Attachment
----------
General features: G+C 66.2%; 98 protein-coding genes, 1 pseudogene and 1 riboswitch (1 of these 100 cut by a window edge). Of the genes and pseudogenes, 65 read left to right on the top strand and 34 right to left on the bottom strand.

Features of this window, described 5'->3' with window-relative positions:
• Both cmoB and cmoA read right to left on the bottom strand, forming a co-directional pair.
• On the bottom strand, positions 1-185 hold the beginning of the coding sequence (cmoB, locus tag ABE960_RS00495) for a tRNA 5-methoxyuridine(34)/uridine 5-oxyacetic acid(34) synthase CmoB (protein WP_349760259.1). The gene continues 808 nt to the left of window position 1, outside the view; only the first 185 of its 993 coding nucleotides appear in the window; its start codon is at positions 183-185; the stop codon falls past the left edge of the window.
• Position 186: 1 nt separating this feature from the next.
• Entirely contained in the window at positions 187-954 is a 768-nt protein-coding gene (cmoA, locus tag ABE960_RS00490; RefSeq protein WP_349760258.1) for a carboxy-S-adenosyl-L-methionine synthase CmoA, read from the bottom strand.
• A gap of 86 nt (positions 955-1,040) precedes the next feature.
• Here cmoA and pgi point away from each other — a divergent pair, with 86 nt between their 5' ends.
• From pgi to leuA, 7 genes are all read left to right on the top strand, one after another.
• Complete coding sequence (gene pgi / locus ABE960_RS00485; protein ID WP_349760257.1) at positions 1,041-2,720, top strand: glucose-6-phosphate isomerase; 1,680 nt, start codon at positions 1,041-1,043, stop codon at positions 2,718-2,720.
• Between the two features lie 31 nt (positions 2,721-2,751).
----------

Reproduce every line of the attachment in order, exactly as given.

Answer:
General features: G+C 66.2%; 98 protein-coding genes, 1 pseudogene and 1 riboswitch (1 of these 100 cut by a window edge). Of the genes and pseudogenes, 65 read left to right on the top strand and 34 right to left on the bottom strand.

Features of this window, described 5'->3' with window-relative positions:
• Both cmoB and cmoA read right to left on the bottom strand, forming a co-directional pair.
• On the bottom strand, positions 1-185 hold the beginning of the coding sequence (cmoB, locus tag ABE960_RS00495) for a tRNA 5-methoxyuridine(34)/uridine 5-oxyacetic acid(34) synthase CmoB (protein WP_349760259.1). The gene continues 808 nt to the left of window position 1, outside the view; only the first 185 of its 993 coding nucleotides appear in the window; its start codon is at positions 183-185; the stop codon falls past the left edge of the window.
• Position 186: 1 nt separating this feature from the next.
• Entirely contained in the window at positions 187-954 is a 768-nt protein-coding gene (cmoA, locus tag ABE960_RS00490; RefSeq protein WP_349760258.1) for a carboxy-S-adenosyl-L-methionine synthase CmoA, read from the bottom strand.
• A gap of 86 nt (positions 955-1,040) precedes the next feature.
• Here cmoA and pgi point away from each other — a divergent pair, with 86 nt between their 5' ends.
• From pgi to leuA, 7 genes are all read left to right on the top strand, one after another.
• Complete coding sequence (gene pgi / locus ABE960_RS00485; protein ID WP_349760257.1) at positions 1,041-2,720, top strand: glucose-6-phosphate isomerase; 1,680 nt, start codon at positions 1,041-1,043, stop codon at positions 2,718-2,720.
• Between the two features lie 31 nt (positions 2,721-2,751).